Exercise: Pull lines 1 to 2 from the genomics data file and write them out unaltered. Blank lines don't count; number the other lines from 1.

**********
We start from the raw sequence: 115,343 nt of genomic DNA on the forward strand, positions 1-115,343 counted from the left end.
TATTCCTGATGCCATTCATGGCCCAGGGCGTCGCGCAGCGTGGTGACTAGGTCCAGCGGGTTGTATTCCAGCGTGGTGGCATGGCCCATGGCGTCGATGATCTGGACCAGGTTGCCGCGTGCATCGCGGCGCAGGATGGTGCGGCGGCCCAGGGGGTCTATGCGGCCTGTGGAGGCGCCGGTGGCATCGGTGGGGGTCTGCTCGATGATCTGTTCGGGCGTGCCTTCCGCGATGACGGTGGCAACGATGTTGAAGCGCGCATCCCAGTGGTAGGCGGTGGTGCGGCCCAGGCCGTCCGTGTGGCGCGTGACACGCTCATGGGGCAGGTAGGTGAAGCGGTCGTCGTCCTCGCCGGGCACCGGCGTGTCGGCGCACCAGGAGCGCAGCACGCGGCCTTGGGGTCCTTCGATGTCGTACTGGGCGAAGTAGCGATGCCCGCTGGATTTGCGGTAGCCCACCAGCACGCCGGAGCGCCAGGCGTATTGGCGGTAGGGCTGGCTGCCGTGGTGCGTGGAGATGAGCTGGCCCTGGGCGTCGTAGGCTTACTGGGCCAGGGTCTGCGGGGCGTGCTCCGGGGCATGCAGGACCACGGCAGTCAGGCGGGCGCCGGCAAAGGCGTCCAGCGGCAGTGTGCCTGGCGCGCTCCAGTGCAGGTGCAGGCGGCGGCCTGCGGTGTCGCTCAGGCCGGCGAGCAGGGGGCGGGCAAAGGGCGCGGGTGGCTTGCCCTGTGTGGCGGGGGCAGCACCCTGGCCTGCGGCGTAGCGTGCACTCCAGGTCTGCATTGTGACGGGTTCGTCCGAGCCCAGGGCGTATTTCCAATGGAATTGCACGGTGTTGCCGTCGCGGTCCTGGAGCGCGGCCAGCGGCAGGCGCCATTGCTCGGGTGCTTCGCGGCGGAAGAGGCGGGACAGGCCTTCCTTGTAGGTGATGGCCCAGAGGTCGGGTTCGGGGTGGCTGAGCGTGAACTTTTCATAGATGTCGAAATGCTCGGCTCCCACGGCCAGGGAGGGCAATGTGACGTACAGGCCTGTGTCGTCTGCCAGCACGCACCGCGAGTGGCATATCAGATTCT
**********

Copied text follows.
We start from the raw sequence: 115,343 nt of genomic DNA on the forward strand, positions 1-115,343 counted from the left end.
TATTCCTGATGCCATTCATGGCCCAGGGCGTCGCGCAGCGTGGTGACTAGGTCCAGCGGGTTGTATTCCAGCGTGGTGGCATGGCCCATGGCGTCGATGATCTGGACCAGGTTGCCGCGTGCATCGCGGCGCAGGATGGTGCGGCGGCCCAGGGGGTCTATGCGGCCTGTGGAGGCGCCGGTGGCATCGGTGGGGGTCTGCTCGATGATCTGTTCGGGCGTGCCTTCCGCGATGACGGTGGCAACGATGTTGAAGCGCGCATCCCAGTGGTAGGCGGTGGTGCGGCCCAGGCCGTCCGTGTGGCGCGTGACACGCTCATGGGGCAGGTAGGTGAAGCGGTCGTCGTCCTCGCCGGGCACCGGCGTGTCGGCGCACCAGGAGCGCAGCACGCGGCCTTGGGGTCCTTCGATGTCGTACTGGGCGAAGTAGCGATGCCCGCTGGATTTGCGGTAGCCCACCAGCACGCCGGAGCGCCAGGCGTATTGGCGGTAGGGCTGGCTGCCGTGGTGCGTGGAGATGAGCTGGCCCTGGGCGTCGTAGGCTTACTGGGCCAGGGTCTGCGGGGCGTGCTCCGGGGCATGCAGGACCACGGCAGTCAGGCGGGCGCCGGCAAAGGCGTCCAGCGGCAGTGTGCCTGGCGCGCTCCAGTGCAGGTGCAGGCGGCGGCCTGCGGTGTCGCTCAGGCCGGCGAGCAGGGGGCGGGCAAAGGGCGCGGGTGGCTTGCCCTGTGTGGCGGGGGCAGCACCCTGGCCTGCGGCGTAGCGTGCACTCCAGGTCTGCATTGTGACGGGTTCGTCCGAGCCCAGGGCGTATTTCCAATGGAATTGCACGGTGTTGCCGTCGCGGTCCTGGAGCGCGGCCAGCGGCAGGCGCCATTGCTCGGGTGCTTCGCGGCGGAAGAGGCGGGACAGGCCTTCCTTGTAGGTGATGGCCCAGAGGTCGGGTTCGGGGTGGCTGAGCGTGAACTTTTCATAGATGTCGAAATGCTCGGCTCCCACGGCCAGGGAGGGCAATGTGACGTACAGGCCTGTGTCGTCTGCCAGCACGCACCGCGAGTGGCATATCAGATTCT